Timberlake Wertenbaker, Abi Zakarian and Chinonyerem Odimba are among the writers commissioned by Pitlochry Festival Theatre to create new work as part of an online series.
The commissions, which follow the postponement of the theatre’s summer season due to the Covid-19 outbreak, will be made into audio dramas, podcasts and short films.
They will form part of #PFTLightHopeJoy, which is the theatre’s digital response to the pandemic.
The commissions will be inspired by the River Tay, the longest river in Scotland. The project, called Shades of Tay, was originally announced in late 2019 as a three-year project and has been brought forward in light of recent events.
Other writers who will feature in the project include Jo Clifford, Stephen Greenhorn, Hannah Khalil, Douglas Maxwell, Linda McLean, Deborah McAndrew, Frances Poet, Daniel Bye and May Sumbwanyambe.
Peter Arnott, Bert Clark, Olly Emmanuel, Lesley Hart, Hannah Lavery, Jenny Lindsay, Nicola McCartney, Martin McCormick, Michael O’Neill, Dan Rebellato, Sally Reid, Ellie Stewart and Morna Young have also been commissioned, with more artists to be announced.
Actors who were meant to be performing in PFT’s summer season will perform the commissions for online audiences.
The cast will include Kirsty Stuart, Richard Standing, Deirdre Davis and John Branwell.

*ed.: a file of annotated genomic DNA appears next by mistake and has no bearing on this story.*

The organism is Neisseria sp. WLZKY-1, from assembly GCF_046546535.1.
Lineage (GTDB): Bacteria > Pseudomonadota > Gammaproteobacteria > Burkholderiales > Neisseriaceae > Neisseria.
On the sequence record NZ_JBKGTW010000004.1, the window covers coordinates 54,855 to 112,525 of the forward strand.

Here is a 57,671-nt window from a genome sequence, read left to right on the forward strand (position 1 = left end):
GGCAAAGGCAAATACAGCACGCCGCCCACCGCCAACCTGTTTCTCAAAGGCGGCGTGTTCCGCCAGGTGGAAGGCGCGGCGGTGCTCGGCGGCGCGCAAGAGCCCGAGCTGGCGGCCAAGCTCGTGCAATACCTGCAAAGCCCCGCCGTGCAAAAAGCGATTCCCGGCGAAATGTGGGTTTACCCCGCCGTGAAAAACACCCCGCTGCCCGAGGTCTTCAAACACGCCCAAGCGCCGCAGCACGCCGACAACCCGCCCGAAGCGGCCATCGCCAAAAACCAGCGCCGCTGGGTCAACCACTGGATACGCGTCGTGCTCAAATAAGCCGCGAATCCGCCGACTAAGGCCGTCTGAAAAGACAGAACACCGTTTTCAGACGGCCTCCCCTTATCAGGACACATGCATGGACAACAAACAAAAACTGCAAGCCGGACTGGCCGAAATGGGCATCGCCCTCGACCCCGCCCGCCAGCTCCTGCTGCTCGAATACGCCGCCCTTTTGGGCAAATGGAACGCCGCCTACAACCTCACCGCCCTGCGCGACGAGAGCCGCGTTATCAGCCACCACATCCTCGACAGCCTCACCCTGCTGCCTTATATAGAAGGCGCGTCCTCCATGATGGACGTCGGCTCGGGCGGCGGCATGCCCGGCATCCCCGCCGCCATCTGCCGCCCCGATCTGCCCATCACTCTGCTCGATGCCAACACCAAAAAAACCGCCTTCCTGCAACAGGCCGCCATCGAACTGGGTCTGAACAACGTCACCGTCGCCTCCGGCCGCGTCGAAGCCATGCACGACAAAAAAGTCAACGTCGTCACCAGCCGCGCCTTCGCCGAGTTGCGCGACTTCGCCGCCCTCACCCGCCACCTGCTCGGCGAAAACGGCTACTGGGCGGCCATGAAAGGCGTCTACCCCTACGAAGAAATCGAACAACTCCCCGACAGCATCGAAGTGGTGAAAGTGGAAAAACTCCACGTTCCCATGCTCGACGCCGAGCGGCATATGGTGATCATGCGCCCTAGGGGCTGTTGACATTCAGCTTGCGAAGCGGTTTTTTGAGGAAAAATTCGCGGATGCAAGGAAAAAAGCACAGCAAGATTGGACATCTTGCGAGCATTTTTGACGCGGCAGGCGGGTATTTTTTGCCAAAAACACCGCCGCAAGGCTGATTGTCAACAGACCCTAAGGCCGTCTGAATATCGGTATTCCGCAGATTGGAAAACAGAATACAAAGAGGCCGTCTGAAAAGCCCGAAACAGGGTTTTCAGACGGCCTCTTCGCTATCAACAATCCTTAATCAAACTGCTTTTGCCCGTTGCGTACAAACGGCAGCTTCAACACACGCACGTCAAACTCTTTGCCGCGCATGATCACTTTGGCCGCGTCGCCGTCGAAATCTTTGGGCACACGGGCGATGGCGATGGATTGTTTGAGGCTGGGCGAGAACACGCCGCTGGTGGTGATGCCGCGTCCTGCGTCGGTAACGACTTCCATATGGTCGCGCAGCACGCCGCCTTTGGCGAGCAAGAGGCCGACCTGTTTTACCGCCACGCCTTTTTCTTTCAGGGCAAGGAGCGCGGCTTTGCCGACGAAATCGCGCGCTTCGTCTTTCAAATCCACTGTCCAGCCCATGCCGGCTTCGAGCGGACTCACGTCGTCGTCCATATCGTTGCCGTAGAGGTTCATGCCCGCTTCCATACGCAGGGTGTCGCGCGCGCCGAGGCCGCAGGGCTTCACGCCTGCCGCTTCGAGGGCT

When theatres reopen, a compilation of the work will be performed at a live festival at PFT and the Enchanted Forest, which is a sound and light experience in Pitlochry. The commissions have been made in partnership with the Enchanted Forest.
Pitlochry Festival Theatre artistic director Elizabeth Newman said: “As we’ve said before, Shades of Tay is our love letter to Scotland.
“We are so excited about the idea of continuing to write beautiful words about our extraordinary country and its citizens, and this feels like the perfect time to create a space where art can help us celebrate our shared humanity and connect us with how much comfort and rich inspiration can be found in nature.
“In this time of isolation, we want to continue to share Pitlochry with the world, and the world with Pitlochry.”
All the works, which will be released online in the coming weeks, will be captioned and free to access and share.